Morning Report: 9 March 2018

9th March 2018 By: Ranko Berich

GBP Sterling fell back against USD like most other major currencies yesterday, but managed to hold its ground against the euro, despite a sharp wobble in the afternoon. Various Brexit narratives vied for news attention, but no truly new information emerged and sterling was unaffected. The sterling data calendar is substantially more eventful today than yesterday, with Manufacturing and Construction output released alongside the Goods Trade Balance at 09:30 GMT. Consumer Inflation Expectations will also be released by the Bank of England at this time.

EUR Markets bought in to the euro in the immediate aftermath of the European Central Bank revising its forward guidance yesterday, but quickly sold off again as it became clear that the changes were largely cosmetic. The main change that caught the markets eye was the fact that the ECB removed a commitment from its post-meeting statement to increase the size of its monthly bond purchases, should the economic outlook deteriorate. This is a commitment that had stood since 2016, and was introduced to reassure markets that it would quickly ease monetary policy further in the event of an economic or financial deterioration. The fact that the economic outlook for the Eurozone has improved enough that the ECB no longer feel it needs to include this statement appears to be a nod to the the hawks on the Governing Council, who have argued that policy has been overly accommodative for a long while. Nonetheless, the crux of ECB policy remains that until inflation shows a convincing improvement, the ECB will continue to throw ample monetary accommodation at Eurozone. Little can be gleaned of the odds of a taper in September, but once again FX got an explicit mention as a downside risk.

USD USD had a splendid day against virtually the entire G10 after President Trump signed an order for the steel and aluminium tariffs, but inserted some caveats that mitigate worries about a trade war slightly. He exempted Canada and Mexico from the steel and aluminium tariffs and also included a period of “at least 15 days” in which countries could lobby for a better deal. The exemptions however are not completely unconditional. For Canada and Mexico they are only enforced if a new NAFTA agreement will be struck and other countries need to prove the tariffs hurt their national security. Today at 13:30 Average Hourly Earnings, Unemployment Rate and Non-Farm Employment Change are made public, which gives us a broad and deep update of the US labour market.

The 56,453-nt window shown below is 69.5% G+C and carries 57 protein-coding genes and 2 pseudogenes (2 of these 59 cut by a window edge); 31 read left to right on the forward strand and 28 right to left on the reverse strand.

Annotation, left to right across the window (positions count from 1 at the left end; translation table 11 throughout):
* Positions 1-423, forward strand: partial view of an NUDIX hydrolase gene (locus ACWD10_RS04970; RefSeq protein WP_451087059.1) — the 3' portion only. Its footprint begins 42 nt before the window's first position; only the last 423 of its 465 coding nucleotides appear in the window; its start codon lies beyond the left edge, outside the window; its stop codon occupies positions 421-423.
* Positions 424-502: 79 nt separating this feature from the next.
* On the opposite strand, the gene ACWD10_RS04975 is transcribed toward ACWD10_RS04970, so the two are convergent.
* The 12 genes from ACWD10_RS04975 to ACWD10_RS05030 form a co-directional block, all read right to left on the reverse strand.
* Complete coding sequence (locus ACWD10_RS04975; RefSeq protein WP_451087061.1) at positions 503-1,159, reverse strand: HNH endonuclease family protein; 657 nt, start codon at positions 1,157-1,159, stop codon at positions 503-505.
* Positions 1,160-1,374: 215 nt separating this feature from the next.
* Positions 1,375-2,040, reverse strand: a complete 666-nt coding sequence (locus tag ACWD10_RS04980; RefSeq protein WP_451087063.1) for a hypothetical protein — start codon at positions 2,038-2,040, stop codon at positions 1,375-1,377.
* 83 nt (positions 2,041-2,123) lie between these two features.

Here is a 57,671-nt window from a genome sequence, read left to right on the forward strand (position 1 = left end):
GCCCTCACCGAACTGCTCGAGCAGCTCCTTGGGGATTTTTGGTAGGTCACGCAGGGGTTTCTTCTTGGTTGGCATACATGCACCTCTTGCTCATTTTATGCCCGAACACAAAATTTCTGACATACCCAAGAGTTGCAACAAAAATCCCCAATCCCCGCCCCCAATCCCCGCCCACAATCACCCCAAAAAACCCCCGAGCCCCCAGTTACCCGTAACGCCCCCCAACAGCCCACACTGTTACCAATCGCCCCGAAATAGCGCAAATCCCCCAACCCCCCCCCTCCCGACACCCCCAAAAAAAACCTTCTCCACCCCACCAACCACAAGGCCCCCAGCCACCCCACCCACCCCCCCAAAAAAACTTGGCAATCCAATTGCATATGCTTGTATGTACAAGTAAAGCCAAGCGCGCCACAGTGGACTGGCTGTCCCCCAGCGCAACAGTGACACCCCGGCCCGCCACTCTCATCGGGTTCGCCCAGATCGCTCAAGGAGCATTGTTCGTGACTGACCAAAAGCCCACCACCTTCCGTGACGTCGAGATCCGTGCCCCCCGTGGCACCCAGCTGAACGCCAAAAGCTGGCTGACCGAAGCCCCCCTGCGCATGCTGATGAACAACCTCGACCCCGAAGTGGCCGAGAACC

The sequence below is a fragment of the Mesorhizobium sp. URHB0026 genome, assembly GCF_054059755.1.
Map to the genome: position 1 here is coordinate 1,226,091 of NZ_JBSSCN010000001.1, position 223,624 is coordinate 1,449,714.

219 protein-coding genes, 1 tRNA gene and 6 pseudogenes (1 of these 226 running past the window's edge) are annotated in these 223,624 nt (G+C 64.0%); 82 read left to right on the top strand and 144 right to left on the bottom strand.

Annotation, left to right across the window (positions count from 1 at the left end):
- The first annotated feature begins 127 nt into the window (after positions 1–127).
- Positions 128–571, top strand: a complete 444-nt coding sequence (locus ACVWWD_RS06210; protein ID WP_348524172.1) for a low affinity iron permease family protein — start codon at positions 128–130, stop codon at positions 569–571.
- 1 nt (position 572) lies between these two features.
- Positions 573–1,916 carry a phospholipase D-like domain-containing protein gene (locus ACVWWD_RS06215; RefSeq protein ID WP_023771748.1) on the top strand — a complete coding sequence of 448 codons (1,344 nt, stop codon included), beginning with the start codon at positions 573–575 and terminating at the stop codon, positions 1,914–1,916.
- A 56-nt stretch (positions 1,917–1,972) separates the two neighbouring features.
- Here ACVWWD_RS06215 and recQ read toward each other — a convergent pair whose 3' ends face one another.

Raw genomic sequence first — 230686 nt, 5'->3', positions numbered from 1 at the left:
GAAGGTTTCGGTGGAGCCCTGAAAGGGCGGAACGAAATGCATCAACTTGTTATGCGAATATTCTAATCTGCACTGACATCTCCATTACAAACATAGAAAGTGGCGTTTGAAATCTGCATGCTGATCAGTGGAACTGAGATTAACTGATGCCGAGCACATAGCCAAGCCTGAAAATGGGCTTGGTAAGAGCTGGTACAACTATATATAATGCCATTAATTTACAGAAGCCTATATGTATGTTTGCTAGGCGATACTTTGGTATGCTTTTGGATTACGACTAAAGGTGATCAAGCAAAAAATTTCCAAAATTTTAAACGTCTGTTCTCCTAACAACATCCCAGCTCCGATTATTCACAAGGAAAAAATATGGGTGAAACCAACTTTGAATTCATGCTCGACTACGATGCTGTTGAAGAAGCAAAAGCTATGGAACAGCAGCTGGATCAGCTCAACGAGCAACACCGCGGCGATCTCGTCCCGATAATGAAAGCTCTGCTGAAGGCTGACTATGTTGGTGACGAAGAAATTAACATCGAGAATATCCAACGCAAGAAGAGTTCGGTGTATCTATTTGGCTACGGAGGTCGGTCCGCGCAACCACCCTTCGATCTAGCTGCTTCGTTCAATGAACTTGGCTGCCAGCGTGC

CAD The loonie had some minor wobbles throughout the day against USD, but eventually closed approximately flat on the cross. CAD found some reprieve later in the session after president Trump signed an order to exclude Canada and Mexico from the steel and aluminium tariffs. Canadian Building Permits for January outperformed the expectations and showed a firm monthly growth of 5.6%, while the National House Price Index was soft and remained flat in January. This afternoon at 13:30 GMT Employment Change and Unemployment Rate will be announced.

UK news

  • BBC: Trump and North Korea’s Kim Jong-un to hold ‘milestone’ meeting North Korean leader Kim Jong-un and US President Donald Trump are to meet in person by May, it has been announced, an extraordinary overture after months of mutual hostility. News of the meeting was delivered by South Korean officials after talks with Mr Trump at the White House. They passed a verbal message from Mr Kim, saying the North Korean leader was “committed to denuclearisation”. Mr Trump hailed “great progress” but said sanctions would remain in place.
  • BBC: UK to seek exemption from US steel tariffs The UK will seek an exemption from President Donald Trump’s tariffs on steel and aluminium imports to the US, according to Trade Secretary Liam Fox. Mr Fox says he will travel to Washington next week when he will discuss the new duties.
  • Reuters: Asia’s biggest exporters bristle over U.S. tariffs, fanning trade war fears Major Asian nations reacted sharply on Friday to U.S. President Donald Trump’s decision to impose tariffs on steel and aluminum imports, warning of damage to relations amid industry calls for retaliation. Japan said the move would have a “big impact” on the countries’ close bilateral ties, while China said it was “resolutely opposed” to the decision and South Korea said it may file a complaint to the World Trade Organization.